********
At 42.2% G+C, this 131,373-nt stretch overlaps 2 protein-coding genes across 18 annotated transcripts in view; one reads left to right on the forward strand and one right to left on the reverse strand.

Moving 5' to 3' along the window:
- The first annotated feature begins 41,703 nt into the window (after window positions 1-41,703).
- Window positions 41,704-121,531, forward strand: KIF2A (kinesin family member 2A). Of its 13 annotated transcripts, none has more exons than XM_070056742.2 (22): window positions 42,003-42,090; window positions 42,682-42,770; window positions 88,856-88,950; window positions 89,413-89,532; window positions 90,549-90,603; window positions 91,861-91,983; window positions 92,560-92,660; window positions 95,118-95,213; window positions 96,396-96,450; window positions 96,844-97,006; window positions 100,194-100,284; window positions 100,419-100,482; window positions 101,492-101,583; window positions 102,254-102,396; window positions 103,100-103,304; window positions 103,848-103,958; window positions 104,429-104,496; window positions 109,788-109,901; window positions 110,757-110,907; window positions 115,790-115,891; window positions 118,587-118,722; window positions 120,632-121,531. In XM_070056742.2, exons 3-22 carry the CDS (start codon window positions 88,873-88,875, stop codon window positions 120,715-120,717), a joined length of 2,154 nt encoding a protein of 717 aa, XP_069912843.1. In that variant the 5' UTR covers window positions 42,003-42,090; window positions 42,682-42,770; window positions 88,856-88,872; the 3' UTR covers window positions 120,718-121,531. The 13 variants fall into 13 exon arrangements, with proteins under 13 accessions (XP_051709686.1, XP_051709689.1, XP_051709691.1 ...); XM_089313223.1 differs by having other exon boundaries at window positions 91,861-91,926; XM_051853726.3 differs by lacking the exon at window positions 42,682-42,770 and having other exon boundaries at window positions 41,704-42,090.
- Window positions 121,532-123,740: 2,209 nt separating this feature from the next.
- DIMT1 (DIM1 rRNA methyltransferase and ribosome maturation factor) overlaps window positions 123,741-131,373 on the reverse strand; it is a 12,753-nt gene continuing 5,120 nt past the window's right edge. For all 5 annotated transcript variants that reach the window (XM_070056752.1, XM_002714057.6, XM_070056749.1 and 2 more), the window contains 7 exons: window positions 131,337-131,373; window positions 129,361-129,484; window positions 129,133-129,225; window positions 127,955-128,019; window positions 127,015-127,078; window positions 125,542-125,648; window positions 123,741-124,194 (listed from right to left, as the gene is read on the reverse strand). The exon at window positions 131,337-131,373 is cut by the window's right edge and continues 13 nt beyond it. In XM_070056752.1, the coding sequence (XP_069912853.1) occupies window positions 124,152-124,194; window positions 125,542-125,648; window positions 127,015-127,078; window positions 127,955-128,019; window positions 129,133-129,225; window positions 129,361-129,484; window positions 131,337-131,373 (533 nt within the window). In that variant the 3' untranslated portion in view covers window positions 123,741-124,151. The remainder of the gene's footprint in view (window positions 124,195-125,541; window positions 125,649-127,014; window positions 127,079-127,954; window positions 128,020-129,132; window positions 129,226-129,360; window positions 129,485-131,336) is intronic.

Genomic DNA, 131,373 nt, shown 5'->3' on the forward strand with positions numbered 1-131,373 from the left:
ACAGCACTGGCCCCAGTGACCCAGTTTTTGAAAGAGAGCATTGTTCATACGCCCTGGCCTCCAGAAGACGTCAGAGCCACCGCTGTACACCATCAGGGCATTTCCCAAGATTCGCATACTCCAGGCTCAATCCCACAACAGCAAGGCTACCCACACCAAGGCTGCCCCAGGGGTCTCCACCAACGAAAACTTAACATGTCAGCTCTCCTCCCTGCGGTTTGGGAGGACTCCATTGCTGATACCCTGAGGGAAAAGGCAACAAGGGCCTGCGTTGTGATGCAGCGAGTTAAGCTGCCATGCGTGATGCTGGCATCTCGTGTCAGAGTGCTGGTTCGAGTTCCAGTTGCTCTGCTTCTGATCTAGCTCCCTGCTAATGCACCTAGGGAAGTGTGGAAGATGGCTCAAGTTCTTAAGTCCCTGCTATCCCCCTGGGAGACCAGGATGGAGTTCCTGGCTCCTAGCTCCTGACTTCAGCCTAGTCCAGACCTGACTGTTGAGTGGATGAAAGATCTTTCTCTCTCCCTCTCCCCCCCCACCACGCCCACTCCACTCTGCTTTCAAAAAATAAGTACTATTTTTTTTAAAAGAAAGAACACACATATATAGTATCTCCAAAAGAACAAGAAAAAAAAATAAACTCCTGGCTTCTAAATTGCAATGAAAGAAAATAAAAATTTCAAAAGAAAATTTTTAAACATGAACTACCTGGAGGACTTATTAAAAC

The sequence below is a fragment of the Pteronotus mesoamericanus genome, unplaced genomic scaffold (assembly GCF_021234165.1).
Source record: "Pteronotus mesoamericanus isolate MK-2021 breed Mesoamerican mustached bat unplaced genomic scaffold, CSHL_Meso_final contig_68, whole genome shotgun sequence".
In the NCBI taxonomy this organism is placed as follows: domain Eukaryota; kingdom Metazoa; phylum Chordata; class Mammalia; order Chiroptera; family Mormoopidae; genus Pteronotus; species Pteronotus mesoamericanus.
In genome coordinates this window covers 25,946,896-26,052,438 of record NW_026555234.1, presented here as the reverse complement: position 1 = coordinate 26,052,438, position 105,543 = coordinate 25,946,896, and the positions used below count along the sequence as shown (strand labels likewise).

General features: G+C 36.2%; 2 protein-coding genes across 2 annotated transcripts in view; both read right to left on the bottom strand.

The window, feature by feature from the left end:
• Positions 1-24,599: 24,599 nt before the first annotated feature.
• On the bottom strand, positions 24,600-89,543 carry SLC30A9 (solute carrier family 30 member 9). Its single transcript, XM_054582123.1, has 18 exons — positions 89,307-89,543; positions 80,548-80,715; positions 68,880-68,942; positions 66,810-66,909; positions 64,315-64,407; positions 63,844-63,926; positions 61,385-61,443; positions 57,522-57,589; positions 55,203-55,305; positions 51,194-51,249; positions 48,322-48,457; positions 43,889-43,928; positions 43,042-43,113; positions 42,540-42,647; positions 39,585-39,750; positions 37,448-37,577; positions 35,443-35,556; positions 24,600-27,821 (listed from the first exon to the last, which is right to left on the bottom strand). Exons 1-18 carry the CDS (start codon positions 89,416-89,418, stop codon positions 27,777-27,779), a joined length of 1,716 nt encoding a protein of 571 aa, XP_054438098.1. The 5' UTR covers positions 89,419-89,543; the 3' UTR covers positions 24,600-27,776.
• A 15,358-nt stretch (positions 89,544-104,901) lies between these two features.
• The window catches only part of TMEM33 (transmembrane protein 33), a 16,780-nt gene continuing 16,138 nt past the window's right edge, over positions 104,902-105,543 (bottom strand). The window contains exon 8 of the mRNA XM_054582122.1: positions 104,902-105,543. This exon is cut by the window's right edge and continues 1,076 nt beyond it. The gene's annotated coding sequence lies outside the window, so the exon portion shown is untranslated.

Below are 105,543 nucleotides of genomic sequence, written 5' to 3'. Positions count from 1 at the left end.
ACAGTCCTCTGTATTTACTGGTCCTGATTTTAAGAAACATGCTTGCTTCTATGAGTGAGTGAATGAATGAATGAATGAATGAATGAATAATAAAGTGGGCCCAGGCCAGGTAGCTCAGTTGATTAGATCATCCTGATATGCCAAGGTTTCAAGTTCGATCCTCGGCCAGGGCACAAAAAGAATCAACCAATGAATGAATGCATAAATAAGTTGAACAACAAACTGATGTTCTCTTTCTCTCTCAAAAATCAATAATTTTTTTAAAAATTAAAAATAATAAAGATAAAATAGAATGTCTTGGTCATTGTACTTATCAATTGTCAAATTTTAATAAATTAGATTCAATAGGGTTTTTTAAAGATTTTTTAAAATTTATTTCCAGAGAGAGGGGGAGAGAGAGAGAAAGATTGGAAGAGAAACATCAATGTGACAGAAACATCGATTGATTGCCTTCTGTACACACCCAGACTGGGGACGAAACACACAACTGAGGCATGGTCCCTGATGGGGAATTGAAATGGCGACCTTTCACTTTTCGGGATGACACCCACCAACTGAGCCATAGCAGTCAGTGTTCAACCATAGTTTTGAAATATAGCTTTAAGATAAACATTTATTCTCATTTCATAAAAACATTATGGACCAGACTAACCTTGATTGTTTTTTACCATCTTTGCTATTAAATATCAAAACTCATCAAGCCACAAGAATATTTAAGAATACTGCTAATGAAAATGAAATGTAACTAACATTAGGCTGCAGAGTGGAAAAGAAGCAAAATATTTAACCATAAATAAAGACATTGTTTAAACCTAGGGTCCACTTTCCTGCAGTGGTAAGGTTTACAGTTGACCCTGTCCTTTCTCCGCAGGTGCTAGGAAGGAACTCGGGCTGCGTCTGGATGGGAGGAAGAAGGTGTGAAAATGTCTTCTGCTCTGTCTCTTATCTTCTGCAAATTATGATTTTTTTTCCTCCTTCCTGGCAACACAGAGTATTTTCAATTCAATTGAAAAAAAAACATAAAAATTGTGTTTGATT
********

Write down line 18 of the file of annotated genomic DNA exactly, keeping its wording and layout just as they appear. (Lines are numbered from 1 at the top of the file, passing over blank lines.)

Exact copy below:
• The window catches only part of TMEM33 (transmembrane protein 33), a 16,780-nt gene continuing 16,138 nt past the window's right edge, over positions 104,902-105,543 (bottom strand). The window contains exon 8 of the mRNA XM_054582122.1: positions 104,902-105,543. This exon is cut by the window's right edge and continues 1,076 nt beyond it. The gene's annotated coding sequence lies outside the window, so the exon portion shown is untranslated.